I've been asked to say something about Lukas Moodysson's avant-garde curiosity Container, which just made a belated appearance on my 2006 top ten list. I hope to get to that this weekend, but in the meantime, do me a favor and ignore the passel of mixed and negative Chicago 10 reviews that just saw print, which merely regurgitate the wrongheaded reception the film received when it premiered at Sundance a year ago. I am so very weary of reading stuff like this, courtesy A.O. Scott:
Here’s a small quiz: Who did the Democrats nominate in 1968? What candidates opposed him? Which Republican did he face in the general election? Who won? Anyone who doesn’t know the answers will not learn them from Chicago 10, a movie about 1968 in which Hubert Humphrey, Richard Nixon and Robert F. Kennedy are never mentioned, and Eugene McCarthy’s name is heard only in passing.
Apparently, director Brett Morgen made a terrible mistake in failing to sit down and draw up a list of every '68 factoid that a completely ignorant potential moviegoer might not already know, and then ensure that each one is addressed somewhere in the movie. Because of course the purpose of a documentary is to convey factual information to the viewer. Just like a book, only there are pictures! That move! Doesn't that make the expository nature of the enterprise so much more entertaining?
What makes Chicago 10 such an arresting experience is that Morgen truly doesn't give a damn about providing historical context. He's filmmaker enough to assume that you already know the pertinent details—and that if by some chance you don't know them, you shouldn't be learning them from a goddamn movie. Instead, he offers something far more valuable: a fully present-tense experience, one that comes as close as a 90-minute feature possibly can to conveying, for those of us too young to have been around or to remember (I was in diapers), what it must have felt like to watch it unfold. I made this argument at Sundance (scroll down a bit), but was heartened today to find Andrew O'Hehir's interview with Morgen at Salon, in which my new hero makes many of the same doc-based complaints I've been voicing for years:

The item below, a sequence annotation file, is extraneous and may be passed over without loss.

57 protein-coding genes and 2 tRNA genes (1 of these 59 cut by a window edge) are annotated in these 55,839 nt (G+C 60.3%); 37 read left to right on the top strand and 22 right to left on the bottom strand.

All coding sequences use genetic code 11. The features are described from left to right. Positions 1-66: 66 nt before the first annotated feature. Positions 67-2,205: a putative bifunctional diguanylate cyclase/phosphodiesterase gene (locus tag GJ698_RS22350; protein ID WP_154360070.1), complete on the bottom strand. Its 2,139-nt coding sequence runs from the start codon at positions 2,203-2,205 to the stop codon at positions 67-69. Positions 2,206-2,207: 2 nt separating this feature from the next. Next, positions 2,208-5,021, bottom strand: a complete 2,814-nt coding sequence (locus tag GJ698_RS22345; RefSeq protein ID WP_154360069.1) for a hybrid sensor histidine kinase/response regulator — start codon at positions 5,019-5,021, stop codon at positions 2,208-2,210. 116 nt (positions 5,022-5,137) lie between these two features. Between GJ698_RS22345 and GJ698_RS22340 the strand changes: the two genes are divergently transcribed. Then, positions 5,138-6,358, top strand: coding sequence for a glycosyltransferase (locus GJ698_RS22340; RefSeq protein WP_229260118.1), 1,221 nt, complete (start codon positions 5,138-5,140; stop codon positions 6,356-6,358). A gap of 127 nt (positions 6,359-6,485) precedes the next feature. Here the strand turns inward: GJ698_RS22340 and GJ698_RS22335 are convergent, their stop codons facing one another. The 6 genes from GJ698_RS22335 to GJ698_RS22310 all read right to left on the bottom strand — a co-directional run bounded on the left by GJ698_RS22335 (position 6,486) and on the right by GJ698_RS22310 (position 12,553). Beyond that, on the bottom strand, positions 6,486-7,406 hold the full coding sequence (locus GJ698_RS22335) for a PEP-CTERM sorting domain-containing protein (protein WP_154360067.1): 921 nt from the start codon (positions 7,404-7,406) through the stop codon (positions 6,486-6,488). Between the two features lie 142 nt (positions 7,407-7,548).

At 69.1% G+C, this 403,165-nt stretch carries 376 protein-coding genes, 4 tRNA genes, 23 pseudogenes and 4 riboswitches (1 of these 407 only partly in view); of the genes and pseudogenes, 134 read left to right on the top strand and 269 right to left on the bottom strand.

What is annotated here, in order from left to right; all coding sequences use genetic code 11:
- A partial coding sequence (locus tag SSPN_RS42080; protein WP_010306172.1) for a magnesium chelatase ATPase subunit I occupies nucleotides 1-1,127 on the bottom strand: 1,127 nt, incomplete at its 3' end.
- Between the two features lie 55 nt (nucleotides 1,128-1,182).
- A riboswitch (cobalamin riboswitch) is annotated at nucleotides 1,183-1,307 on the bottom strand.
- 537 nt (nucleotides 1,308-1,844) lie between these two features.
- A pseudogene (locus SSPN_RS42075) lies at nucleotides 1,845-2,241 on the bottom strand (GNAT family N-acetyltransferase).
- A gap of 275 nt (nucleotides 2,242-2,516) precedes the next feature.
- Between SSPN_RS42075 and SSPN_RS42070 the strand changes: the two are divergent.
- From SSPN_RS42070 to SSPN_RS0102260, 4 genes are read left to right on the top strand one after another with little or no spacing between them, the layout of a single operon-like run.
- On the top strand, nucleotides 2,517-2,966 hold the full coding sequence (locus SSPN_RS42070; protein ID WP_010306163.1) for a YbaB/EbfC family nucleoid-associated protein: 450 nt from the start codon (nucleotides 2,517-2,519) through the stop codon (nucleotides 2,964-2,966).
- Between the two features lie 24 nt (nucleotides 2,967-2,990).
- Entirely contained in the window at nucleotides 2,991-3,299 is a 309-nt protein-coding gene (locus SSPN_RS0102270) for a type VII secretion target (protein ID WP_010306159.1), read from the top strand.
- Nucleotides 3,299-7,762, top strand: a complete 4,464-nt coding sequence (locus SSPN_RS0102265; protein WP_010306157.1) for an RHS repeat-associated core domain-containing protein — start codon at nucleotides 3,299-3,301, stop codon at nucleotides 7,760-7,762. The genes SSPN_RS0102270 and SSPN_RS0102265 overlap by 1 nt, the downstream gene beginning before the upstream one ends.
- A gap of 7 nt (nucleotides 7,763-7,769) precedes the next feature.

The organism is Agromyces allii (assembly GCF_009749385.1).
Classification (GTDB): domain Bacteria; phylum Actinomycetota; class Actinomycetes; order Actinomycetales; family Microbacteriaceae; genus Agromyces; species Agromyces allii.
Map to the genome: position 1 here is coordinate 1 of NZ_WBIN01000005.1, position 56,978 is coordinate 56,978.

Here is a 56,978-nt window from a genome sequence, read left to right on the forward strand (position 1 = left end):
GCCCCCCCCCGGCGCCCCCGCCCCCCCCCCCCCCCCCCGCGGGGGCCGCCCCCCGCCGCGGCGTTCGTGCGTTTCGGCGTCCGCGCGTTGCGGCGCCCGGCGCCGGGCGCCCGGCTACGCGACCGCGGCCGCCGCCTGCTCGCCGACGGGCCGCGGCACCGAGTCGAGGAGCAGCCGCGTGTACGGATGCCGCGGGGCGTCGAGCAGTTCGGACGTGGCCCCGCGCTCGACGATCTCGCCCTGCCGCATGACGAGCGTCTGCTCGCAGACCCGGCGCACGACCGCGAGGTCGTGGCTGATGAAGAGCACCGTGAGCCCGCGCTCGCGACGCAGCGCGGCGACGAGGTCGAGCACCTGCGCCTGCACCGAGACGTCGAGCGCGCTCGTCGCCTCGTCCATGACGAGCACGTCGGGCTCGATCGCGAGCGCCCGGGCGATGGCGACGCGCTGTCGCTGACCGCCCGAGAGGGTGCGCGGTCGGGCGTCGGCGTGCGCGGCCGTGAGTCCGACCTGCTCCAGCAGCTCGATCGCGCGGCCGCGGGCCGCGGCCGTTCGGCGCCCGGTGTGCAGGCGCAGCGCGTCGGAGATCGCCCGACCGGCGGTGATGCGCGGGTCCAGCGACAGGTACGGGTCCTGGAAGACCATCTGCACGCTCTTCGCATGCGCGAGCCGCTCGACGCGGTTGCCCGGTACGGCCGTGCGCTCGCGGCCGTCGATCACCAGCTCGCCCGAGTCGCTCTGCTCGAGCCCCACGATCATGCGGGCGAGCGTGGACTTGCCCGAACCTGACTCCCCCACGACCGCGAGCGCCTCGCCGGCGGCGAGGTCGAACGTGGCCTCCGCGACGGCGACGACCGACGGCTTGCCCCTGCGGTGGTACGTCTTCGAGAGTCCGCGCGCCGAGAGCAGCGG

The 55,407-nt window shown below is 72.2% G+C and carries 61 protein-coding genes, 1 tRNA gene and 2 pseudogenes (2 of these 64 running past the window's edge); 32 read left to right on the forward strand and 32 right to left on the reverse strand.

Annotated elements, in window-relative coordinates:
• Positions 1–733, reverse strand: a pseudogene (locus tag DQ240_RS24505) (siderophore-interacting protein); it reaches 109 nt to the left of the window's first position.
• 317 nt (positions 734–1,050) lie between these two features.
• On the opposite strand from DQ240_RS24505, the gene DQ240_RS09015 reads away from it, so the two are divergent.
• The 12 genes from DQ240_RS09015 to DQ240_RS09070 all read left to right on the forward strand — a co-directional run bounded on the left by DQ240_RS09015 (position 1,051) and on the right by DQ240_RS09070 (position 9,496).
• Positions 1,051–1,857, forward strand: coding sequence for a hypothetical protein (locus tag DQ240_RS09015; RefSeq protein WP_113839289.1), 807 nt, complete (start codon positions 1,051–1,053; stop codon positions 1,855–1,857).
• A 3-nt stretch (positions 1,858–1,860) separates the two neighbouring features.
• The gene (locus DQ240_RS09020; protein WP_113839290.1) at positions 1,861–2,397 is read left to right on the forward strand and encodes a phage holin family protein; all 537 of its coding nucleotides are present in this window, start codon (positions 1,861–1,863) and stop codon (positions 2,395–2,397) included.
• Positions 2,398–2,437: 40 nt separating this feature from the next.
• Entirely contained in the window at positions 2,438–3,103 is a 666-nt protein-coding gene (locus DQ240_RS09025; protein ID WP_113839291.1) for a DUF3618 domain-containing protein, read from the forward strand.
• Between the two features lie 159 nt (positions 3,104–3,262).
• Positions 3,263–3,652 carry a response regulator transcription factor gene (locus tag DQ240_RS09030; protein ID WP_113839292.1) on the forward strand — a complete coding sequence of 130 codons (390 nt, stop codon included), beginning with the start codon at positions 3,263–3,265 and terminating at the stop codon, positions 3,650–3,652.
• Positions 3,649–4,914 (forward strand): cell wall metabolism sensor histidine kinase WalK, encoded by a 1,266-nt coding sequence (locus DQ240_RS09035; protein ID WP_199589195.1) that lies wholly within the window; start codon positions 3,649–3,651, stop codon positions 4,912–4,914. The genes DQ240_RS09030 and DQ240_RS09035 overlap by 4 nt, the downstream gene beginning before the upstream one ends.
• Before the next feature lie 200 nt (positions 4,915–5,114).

For anybody who's younger than 50 or 52, it takes this moment of history that we've heard about but have a limited knowledge of, and allows the audience to do what film is uniquely suited to do—experience it. There are an insane amount of books and films and plays and radio shows about those events, and the one thing I thought was missing was something that allowed me to experience that chaos first-hand.
I see movies like No End in Sight, and I have a hard time even calling them movies. I think they're essays, and they're incredibly valuable documents. But I'm happy that film didn't win an Oscar, because I just didn't feel it was cinematic. If people voted for that film, they were voting for the politics of the film. Too often in nonfiction, most of us don't take advantage of the full breadth and width of what film has to offer. I'm trying to deviate from broadcast journalism. No End in Sight is something I could just as easily watch on television.
To which I can only say: Yes.